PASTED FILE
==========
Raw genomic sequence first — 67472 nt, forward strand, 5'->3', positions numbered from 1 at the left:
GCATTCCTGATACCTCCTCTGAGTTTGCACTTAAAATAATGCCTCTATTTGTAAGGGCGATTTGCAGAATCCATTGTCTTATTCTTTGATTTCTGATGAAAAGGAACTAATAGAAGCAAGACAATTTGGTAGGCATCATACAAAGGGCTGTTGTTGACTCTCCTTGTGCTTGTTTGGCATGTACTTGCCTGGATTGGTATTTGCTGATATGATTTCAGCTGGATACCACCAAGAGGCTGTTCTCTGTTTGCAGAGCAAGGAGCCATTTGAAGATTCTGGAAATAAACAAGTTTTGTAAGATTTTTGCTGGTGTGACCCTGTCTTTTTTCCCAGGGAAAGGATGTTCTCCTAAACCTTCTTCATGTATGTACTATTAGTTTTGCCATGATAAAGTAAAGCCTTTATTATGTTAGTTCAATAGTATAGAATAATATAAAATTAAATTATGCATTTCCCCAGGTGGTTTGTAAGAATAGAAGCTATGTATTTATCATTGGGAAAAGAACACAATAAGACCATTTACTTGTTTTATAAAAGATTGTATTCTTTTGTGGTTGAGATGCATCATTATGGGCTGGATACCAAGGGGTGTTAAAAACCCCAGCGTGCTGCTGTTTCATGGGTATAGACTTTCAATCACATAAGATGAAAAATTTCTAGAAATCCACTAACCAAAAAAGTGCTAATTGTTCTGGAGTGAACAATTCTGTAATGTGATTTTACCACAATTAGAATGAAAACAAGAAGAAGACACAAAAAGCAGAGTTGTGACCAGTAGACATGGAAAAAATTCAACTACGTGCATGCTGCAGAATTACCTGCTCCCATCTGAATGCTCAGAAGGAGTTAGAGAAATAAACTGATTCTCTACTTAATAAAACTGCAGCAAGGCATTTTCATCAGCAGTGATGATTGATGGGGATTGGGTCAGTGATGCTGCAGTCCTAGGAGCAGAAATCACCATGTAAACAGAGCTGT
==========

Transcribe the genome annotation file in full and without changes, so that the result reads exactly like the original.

Raw genomic sequence first — 67472 nt, forward strand, 5'->3', positions numbered from 1 at the left:
GCATTCCTGATACCTCCTCTGAGTTTGCACTTAAAATAATGCCTCTATTTGTAAGGGCGATTTGCAGAATCCATTGTCTTATTCTTTGATTTCTGATGAAAAGGAACTAATAGAAGCAAGACAATTTGGTAGGCATCATACAAAGGGCTGTTGTTGACTCTCCTTGTGCTTGTTTGGCATGTACTTGCCTGGATTGGTATTTGCTGATATGATTTCAGCTGGATACCACCAAGAGGCTGTTCTCTGTTTGCAGAGCAAGGAGCCATTTGAAGATTCTGGAAATAAACAAGTTTTGTAAGATTTTTGCTGGTGTGACCCTGTCTTTTTTCCCAGGGAAAGGATGTTCTCCTAAACCTTCTTCATGTATGTACTATTAGTTTTGCCATGATAAAGTAAAGCCTTTATTATGTTAGTTCAATAGTATAGAATAATATAAAATTAAATTATGCATTTCCCCAGGTGGTTTGTAAGAATAGAAGCTATGTATTTATCATTGGGAAAAGAACACAATAAGACCATTTACTTGTTTTATAAAAGATTGTATTCTTTTGTGGTTGAGATGCATCATTATGGGCTGGATACCAAGGGGTGTTAAAAACCCCAGCGTGCTGCTGTTTCATGGGTATAGACTTTCAATCACATAAGATGAAAAATTTCTAGAAATCCACTAACCAAAAAAGTGCTAATTGTTCTGGAGTGAACAATTCTGTAATGTGATTTTACCACAATTAGAATGAAAACAAGAAGAAGACACAAAAAGCAGAGTTGTGACCAGTAGACATGGAAAAAATTCAACTACGTGCATGCTGCAGAATTACCTGCTCCCATCTGAATGCTCAGAAGGAGTTAGAGAAATAAACTGATTCTCTACTTAATAAAACTGCAGCAAGGCATTTTCATCAGCAGTGATGATTGATGGGGATTGGGTCAGTGATGCTGCAGTCCTAGGAGCAGAAATCACCATGTAAACAGAGCTGT